Maybe SVS is the one to buy, but still I feel a little ripped-off, since none of this is really new (head tracking, etc. all well known, just not to me!). I would say now that Smyth is evolutionary, not revolutionary.

There's always a let down after a high.



The same could be said about Dolby Digital vs. DTS. But many people found DTS to be superior.

-Ed
 
May 9, 2008 at 10:46 AM Post #41 of 334

banjo

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The beyerdynamic does not allow for a true personal calibr ation like the svs. its more like an enhanced dolby headphone i think - doesnt relly interest me at all. I have a dolby headphone denon at home. Remember the first article made on svs by widescreen review magazine back many years ago, where they calibrated using a mega buck reference system and still couldnt tell the difference. (the link in my original tread is now dead, but they wrote 2 pages on svs and used teh word revolution!) Being no expert on expensive headphones, as i only ever use my senn hd600, i still feel the stax to be a better choice than the beyers, simply because this is what smyth has chosen as the ideal combo, and this is what has been used in all those demoes where people have praised the svs box. And stax is certainly not chosen for any reasons to do with cost cutting. Thier flat frequency response over the entire human range of hearing, i believe, is what makes them ideal for svs playback - you simply get the sound of the speakers.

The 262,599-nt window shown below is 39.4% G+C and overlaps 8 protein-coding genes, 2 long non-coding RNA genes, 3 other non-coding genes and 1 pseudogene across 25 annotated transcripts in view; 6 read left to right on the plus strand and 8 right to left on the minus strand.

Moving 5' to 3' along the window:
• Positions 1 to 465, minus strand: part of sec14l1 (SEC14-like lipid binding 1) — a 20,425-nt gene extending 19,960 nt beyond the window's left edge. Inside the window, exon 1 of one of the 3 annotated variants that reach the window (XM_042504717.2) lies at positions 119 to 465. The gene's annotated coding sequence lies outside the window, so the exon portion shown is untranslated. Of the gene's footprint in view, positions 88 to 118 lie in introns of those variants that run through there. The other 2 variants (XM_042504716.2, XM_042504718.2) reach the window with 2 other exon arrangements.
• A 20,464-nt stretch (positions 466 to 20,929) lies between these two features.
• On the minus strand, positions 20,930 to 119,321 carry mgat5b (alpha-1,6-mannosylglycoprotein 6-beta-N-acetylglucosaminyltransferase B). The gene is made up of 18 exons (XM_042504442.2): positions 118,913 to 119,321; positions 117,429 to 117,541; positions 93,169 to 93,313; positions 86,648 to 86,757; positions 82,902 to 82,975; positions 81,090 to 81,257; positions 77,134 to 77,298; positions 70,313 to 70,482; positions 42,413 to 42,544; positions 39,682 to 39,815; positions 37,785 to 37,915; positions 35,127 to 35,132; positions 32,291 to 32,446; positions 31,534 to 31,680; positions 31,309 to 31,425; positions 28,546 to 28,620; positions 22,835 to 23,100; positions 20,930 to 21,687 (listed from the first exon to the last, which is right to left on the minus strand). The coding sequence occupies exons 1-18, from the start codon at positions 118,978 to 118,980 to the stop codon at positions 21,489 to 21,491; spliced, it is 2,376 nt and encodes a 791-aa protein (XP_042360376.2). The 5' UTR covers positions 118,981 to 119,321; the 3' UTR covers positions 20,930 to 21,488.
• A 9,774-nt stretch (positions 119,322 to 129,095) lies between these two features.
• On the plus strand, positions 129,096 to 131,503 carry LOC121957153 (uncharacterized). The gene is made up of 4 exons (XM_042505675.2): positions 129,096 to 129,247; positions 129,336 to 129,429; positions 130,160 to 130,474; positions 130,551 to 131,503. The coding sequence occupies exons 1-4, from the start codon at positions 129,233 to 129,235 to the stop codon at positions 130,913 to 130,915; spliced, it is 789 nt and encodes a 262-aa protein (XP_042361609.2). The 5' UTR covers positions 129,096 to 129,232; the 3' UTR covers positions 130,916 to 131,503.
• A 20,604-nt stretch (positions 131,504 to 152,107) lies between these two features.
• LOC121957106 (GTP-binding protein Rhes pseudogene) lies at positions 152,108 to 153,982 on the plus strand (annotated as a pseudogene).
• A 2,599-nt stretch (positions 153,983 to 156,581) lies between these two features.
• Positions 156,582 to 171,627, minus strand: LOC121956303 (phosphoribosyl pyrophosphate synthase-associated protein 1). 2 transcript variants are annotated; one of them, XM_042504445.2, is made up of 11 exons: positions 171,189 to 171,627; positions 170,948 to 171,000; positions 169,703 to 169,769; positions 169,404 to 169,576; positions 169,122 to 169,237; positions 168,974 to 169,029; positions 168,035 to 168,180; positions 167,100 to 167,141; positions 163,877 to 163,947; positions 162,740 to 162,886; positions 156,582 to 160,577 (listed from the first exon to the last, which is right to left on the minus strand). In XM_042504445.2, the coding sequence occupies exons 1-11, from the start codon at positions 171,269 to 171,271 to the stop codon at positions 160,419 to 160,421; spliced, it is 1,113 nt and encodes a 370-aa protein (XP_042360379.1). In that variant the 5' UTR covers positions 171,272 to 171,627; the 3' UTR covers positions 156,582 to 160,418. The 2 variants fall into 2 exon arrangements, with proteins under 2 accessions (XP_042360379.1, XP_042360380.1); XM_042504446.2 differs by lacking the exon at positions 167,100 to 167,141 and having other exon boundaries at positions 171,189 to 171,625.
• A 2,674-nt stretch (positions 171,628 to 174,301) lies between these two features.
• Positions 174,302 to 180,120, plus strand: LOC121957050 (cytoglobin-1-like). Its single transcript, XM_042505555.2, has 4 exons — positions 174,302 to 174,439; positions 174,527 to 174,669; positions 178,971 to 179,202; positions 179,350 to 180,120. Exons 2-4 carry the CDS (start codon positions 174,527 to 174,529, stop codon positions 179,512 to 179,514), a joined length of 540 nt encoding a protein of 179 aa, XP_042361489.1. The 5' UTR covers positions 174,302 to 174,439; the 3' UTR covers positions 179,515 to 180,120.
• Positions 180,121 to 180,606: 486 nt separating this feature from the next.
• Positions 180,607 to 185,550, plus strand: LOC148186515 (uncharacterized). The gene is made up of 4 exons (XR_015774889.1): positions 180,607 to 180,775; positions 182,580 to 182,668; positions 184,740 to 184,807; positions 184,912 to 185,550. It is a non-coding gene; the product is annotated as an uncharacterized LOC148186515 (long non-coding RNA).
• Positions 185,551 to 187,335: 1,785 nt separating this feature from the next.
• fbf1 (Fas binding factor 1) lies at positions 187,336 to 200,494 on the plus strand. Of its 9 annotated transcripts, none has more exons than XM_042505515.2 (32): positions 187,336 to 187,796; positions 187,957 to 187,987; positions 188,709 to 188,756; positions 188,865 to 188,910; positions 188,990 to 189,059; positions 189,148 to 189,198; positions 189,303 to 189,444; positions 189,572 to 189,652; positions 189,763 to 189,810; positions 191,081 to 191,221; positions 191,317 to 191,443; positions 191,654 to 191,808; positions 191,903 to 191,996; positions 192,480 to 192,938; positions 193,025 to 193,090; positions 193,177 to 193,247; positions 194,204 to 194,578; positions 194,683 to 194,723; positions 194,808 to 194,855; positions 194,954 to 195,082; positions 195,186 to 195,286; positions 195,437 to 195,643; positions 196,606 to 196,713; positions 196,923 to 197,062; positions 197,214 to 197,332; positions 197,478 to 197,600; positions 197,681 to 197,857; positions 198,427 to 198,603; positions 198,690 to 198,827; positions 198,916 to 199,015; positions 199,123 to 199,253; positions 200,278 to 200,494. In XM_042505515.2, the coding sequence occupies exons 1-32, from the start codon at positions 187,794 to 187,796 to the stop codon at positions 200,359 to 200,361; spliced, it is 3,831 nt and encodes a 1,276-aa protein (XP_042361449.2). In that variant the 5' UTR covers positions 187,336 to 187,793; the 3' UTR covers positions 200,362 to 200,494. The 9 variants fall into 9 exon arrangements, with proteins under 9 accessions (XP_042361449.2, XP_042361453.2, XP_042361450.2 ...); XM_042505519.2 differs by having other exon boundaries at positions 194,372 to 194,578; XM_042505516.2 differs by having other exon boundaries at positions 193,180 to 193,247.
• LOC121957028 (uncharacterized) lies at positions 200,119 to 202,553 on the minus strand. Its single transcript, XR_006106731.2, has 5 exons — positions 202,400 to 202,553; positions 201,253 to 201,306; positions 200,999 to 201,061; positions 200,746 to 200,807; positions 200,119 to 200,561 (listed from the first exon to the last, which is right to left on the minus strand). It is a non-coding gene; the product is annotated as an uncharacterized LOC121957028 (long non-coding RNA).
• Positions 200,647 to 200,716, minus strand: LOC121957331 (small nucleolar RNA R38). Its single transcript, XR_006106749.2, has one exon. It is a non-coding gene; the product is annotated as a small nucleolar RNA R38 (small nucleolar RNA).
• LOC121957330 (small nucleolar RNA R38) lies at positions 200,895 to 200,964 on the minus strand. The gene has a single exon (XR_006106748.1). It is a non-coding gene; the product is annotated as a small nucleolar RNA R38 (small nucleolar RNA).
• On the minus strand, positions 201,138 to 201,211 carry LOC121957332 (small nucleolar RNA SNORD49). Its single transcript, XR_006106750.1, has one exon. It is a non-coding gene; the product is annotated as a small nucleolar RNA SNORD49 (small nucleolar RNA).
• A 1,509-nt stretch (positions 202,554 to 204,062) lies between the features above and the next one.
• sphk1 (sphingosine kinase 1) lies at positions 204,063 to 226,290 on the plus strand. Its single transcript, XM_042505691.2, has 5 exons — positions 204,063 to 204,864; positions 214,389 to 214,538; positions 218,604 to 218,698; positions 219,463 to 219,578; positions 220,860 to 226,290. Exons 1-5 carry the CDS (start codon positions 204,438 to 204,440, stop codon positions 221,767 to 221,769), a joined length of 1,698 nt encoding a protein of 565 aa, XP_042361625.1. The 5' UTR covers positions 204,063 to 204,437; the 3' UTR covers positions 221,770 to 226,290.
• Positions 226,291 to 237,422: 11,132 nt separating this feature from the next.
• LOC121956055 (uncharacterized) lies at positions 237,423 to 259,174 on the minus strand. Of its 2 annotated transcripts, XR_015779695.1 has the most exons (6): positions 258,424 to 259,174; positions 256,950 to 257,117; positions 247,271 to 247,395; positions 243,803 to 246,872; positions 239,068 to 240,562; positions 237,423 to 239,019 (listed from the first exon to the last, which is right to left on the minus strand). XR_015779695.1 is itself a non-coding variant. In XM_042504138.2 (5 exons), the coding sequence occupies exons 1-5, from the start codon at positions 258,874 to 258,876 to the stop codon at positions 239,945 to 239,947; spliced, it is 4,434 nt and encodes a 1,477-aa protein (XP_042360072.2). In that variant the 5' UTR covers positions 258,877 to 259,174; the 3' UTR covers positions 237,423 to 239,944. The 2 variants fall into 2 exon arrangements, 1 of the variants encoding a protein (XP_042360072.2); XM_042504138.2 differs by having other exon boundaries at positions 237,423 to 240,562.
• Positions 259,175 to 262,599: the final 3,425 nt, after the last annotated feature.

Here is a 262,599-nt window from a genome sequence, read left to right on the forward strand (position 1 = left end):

There has been a few threads on this on headfi since the very begining - search under my name or simply smyth and svs, its just that few ever took notice. I hope now that its been shown at canjam this will all change.
the beyers has been brought up before and there was also once a palnned svs unit fom yamha. why yamaha stopped the project i dont know, but i feel it might well have to do with the fact that they produce all kinds of virtual surround loudspeaker systems, surround receivers and speakers themselves and that the svs might make all these seem obsolete.

i hope we will get a hdmi option preferable with a video passthrough function, as i hope to buy and connect a ps3 - it only has one hdmi out. Mayby an extra hdmi input or two and a tos and coaxial for convenience would be nice. Then it would be a complete unit, that would do it all, and I would happily pay an extra 100 dollars for this feature.


could anyone that went to the demo please tell if they know whether its possibly to calibrate using just two speakers in stereo intstead of 5 or 7, simply by turning your body in the process to reflect sound comming at certain angles. in the future a plan to have a good stereo system and for surround simply copy the sound using the svs for a full 7 channel ride for headphone playback.